I hope you'll consider these things. We sheep desperately need shepherds who will light us on fire. We cannot and will not rally around the banner of the community. It has no power. We can and we WILL rally around the banner of Jesus Christ. The irony is, that if you lift Christ up (and not the community) you will build a community.

Tim A. Troutman said...

Rev., also regarding your other comments about not binding ourselves to accidentals of certain times and places - I agree but with important caveats.

First a note about music. From a strictly musical standpoint, not all music is equally suitable for every occasion. Moonlight Sonata is not appropriate at a graduation. This is NOT a cultural accident. Lord of the Dance is not appropriate at mass. Again - NOT a cultural accident.

Gregorian chant IS ALWAYS appropriate in the Latin rite mass. Now this is only a cultural accident insofar as it is related to this particular style of sacred music but not so far as its inherent sacred nature. Byzantine chant, for example, is just as sacred, but not appropriate for mass in the Latin rite precisely because of its Eastern heritage (which is a cultural accident).

Now nothing anyone has said that I know of, indicates that the music has to be old. We can create new sacred music. The point is that it has to be sacred. Not all music is sacred and that is the point of this video.

Ive got more to say on this but I need to get to some other things. I hope you'll check out the Pope's book "Spirit of the Liturgy" and honestly consider his (very weighty) opinions.

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nestord said...

I'll always love this debate. And as Tim said, "I'll remind you that V2 said that Gregorian chant should be given pride of place; Latin heritage should be preserved etc.. "

As you said, the documents are vague; I find the V2 statement just as vague. What exactly is "pride of place?" Is there a statement following saying that the mass in its entirety is solely that "place?"

Does the preservation of the Latin heritage mean using music that 90% of the American churces cannot identify with because of lack of catechesis? I need to read more myself and hope to get a copy of some of the books you have recommended.

Oh, Tim in my last post I did mention that sacred music should be dereived from scriptures. I do agree that the Christian music played on the radio is not appropriate for liturgy because a great majority of it is not based on scripture. And there is an over use of "I" and "Me" where congregational singing should be about "us" and "we." I do love the drive and energy though and I will admit we use it for our Youth praise and worship masses.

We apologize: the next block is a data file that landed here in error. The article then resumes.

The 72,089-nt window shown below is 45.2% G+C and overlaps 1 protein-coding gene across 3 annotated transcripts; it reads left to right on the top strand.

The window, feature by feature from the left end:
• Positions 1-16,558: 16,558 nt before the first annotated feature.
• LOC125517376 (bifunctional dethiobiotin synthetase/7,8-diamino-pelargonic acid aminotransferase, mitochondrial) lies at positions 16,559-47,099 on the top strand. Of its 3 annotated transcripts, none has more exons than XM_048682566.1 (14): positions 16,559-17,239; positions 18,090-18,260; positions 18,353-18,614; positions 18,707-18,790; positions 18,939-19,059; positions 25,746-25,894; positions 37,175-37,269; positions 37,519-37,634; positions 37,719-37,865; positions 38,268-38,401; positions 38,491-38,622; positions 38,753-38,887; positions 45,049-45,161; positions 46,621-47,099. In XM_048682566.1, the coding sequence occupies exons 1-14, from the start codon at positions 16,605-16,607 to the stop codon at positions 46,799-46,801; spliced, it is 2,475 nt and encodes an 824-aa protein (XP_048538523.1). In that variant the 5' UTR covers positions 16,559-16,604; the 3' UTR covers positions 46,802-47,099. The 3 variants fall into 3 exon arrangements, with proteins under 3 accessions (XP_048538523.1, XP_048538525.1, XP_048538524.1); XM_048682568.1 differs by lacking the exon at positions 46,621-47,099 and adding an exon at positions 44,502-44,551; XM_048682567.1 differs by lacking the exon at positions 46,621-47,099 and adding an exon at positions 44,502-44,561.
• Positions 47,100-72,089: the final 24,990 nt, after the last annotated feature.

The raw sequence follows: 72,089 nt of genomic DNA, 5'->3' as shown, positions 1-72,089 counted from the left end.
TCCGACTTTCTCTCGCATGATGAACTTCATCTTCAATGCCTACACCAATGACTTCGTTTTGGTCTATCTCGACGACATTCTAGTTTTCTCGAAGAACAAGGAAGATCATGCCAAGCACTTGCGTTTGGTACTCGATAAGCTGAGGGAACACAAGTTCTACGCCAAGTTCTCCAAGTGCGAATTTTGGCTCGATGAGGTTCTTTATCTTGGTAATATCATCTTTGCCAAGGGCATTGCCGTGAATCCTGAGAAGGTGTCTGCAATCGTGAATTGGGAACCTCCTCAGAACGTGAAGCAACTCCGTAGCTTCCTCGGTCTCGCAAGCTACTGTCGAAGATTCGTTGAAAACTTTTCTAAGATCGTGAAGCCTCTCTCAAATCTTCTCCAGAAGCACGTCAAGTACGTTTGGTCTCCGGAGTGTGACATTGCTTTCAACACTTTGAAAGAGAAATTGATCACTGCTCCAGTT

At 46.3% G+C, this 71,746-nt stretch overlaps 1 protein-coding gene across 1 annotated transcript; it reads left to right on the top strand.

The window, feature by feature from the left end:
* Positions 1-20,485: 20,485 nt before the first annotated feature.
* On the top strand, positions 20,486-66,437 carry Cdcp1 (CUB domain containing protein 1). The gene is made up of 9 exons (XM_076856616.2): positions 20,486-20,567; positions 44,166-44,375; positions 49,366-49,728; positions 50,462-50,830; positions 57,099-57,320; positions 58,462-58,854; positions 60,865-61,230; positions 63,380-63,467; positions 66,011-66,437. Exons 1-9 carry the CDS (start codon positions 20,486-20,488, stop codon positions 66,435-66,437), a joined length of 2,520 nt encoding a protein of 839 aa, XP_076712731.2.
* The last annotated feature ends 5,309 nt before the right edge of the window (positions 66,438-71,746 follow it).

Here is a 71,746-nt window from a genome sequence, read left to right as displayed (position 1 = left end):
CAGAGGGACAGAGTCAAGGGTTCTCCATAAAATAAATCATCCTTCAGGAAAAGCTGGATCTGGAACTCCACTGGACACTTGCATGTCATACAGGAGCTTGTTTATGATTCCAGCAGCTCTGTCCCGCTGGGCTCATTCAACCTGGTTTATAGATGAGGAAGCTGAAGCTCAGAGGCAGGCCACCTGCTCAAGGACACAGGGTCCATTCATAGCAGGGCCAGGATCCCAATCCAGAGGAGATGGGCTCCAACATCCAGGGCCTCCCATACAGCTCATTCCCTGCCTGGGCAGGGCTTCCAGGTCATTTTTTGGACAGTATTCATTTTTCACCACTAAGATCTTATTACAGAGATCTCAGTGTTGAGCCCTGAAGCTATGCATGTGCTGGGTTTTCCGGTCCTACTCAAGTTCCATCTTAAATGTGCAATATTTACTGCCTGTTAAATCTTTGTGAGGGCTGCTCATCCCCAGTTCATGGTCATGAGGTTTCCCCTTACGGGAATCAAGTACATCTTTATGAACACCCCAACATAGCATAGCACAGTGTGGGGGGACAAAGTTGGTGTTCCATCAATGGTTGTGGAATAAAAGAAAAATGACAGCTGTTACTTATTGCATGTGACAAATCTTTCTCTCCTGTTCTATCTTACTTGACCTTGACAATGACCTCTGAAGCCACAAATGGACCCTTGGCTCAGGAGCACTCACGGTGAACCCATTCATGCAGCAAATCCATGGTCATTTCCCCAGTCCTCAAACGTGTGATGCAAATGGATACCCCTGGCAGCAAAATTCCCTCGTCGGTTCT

As a professional choral choach, I find it very very difficult with the ranges and rhythms to adapt it for choral or congregational use though. However, our Youth choir is so dynamic, and so loyal to this music that they do a fantastic job and I find myself relearning my faith through their passion.

Tim I think you also hit an important note when you mentioned "culture." We live in cities where all cultures live in tight knit groups. For example, there is a chuch down the road from us that only does Spanish and Philipino (Tagolog) services. I have had the privilege to play music for both and even though I could not understand a word, I was witness to wonderful unity, solemnity and incredible respect for the Word and Body.

I find it ironic that this past Friday I attended the Va. Symphony's performance of Leonard Bernstein's "The Mass" while chatting with you folks. The presider sings of how he wants his congregation to "see ME under these cloths." It shows the debate over issues and how it can tear people from each other. But mostly I love how it ends with forgivness and love.

And as I heard in a banquet this past Sunday, "If everyone is in agreement, then only one person is thinking." Peace everyone!!

The Gent said...

Tim:

You surmise an awful lot from one response. Most of it erroneous, as most conclusions drawn from one impression tend to be. Let us go over a few points.

"First - what statement about black Baptists churches are you talking about and how does it not take into consideration a Catholic Church in a black neighborhood?"

Read FrankJGrab's comment about the music in a Black Baptist Church. My point was that the music of the community feeds church music and vice-versa. I've heard gospel choirs in Catholic Churches. Some are good, some are bad.

"We shouldn't add something that distracts us from the mass just because some people might be able to overcome that distraction."

The presuppositions here are incredible. Some? I can hardly believe I am unique. How long have you been attending mass? My point here is that the mind wandering is a choice. When I said I outgrew it I meant everything that is implied by that. Your conclusion that "it indicates that (I) don't understand the mass" would have to improve immeasurably just to be foolish.

"That's cool. Guitar still isn't proper for mass." I will allow you your opinion. But that is all it is.